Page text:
Around 44 million years ago, several eruptions within a few days blew a crater into the landscape that had a diameter of around 1,000 metres. This filled with water and a lake was formed that had a depth of 110 to 150 metres. At that time, the global climate was largely uniformly warm, which caused animals and especially plants to multiply explosively. Dead plant parts were deposited on the bottom. Added to this were clay particles from the surroundings. This led to the lake slowly silting up until it became a dry maar after 250,000 to 300,000 years.
Today, the 500-metre-long cauldron resembles an open-cast mine in miniature, with steps, paths and warning signs. The reason for this is scientific excavations at regular intervals since 1987, coordinated by the Mainz Museum of Natural History together with the Rhineland-Palatinate State Collection of Natural History. So far, more than 400 square metres have been excavated. The more than 30,000 valuable finds have turned the oldest maar in the Eifel into a world-famous excavation site. Every year, excavations provide new data on volcanism in the Eifel, climate change and evolution.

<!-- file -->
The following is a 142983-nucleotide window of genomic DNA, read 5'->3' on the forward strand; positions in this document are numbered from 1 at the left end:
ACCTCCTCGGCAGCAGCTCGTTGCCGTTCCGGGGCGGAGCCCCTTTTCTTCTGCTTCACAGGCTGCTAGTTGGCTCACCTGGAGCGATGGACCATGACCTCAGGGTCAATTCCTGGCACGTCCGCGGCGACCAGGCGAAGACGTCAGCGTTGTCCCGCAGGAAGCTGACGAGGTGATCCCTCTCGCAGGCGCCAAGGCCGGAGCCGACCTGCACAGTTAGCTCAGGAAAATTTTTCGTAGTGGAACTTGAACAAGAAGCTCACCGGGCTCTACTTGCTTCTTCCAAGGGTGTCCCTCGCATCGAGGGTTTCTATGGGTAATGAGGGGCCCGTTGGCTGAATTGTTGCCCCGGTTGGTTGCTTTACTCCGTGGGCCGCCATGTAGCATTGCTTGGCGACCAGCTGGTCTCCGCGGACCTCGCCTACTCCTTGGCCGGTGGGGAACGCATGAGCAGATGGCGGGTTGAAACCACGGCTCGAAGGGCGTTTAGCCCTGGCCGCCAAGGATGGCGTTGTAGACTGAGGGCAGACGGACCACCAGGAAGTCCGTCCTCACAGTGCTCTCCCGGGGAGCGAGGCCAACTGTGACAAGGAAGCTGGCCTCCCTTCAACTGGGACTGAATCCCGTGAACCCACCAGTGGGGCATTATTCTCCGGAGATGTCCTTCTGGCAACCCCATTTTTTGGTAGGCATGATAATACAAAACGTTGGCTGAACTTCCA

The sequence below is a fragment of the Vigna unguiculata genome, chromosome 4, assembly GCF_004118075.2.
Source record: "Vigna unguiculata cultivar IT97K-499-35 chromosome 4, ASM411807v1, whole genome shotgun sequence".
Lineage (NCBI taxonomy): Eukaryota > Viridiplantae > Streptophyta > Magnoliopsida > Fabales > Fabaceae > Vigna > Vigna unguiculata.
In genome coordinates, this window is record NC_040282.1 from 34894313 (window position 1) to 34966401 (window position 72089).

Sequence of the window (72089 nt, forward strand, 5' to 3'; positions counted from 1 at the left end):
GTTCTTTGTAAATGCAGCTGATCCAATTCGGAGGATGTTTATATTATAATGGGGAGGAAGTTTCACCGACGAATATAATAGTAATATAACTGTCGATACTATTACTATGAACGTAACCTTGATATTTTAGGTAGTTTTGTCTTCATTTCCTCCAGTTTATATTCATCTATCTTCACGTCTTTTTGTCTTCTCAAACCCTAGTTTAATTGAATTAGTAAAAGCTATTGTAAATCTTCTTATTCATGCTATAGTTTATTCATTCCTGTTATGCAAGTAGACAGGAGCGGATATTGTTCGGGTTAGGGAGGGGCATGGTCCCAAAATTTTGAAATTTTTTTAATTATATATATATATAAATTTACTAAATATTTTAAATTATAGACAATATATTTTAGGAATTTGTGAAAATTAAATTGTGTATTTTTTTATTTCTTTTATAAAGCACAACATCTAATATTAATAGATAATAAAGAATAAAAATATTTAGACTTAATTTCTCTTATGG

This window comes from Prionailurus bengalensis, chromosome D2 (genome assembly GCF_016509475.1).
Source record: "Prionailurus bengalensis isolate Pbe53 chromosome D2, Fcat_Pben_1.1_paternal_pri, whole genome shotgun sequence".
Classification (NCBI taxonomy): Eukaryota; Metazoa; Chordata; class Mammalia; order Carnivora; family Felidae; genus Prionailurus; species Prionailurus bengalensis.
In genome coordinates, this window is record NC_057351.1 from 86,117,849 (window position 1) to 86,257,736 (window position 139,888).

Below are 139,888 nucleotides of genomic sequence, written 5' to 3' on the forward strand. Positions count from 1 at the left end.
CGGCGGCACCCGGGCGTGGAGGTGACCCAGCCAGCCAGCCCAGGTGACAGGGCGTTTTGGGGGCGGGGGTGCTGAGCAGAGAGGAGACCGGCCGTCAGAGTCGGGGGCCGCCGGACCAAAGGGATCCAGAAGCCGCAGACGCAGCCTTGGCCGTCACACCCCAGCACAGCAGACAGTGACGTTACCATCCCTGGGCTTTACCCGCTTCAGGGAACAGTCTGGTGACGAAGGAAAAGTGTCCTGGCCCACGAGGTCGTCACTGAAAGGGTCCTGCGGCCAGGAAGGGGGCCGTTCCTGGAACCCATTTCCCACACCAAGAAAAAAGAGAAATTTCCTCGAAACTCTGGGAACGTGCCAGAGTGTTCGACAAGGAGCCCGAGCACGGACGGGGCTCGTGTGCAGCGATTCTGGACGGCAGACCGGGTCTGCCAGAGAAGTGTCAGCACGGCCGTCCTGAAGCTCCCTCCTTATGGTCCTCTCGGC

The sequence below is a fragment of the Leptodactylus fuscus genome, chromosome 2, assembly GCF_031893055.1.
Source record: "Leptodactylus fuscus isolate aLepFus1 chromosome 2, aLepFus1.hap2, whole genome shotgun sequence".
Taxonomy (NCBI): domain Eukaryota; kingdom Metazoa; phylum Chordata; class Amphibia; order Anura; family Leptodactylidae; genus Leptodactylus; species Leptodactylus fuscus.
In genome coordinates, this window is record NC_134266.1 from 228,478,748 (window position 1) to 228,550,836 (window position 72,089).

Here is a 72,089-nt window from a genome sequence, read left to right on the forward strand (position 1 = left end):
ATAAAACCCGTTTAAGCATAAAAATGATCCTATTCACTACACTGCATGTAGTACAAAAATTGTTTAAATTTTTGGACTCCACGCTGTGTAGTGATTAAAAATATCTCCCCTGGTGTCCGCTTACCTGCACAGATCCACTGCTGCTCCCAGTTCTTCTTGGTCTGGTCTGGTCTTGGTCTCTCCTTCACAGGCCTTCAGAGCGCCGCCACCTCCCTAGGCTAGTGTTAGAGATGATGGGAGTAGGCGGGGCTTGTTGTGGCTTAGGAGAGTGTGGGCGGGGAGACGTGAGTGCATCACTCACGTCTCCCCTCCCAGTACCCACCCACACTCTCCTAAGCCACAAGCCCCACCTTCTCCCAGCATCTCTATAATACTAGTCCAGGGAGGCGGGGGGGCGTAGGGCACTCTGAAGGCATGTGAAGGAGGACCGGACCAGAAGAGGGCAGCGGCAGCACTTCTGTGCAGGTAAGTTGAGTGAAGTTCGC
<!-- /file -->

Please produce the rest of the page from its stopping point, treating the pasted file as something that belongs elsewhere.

The site became famous in particular for the skeleton of the "Eckfelder Urpferdchen", a horse about 50 centimetres tall that probably lived in our latitudes almost 45 million years ago. This and other impressive discoveries can be marvelled at in the Eckfeld Cabinet of the Maarmuseum Manderscheid.
But a tour of excavation sites also makes the hearts of every recreational palaeontologist leap for joy. Of course, it is not permitted to enter the site and dig on one's own, as the area has been a protected monument since 1988, but information boards around the dry maar present the various finds and the findings derived from them in an exciting way for visitors. And when do you ever have the opportunity to look so closely at a site where millions of years old fossils have been found?
Parking: It is not possible to drive directly to the Trockenmaar by car. It is recommended that you park your car at the sports field in Eckfeld and take a short hike from there to the excavation site.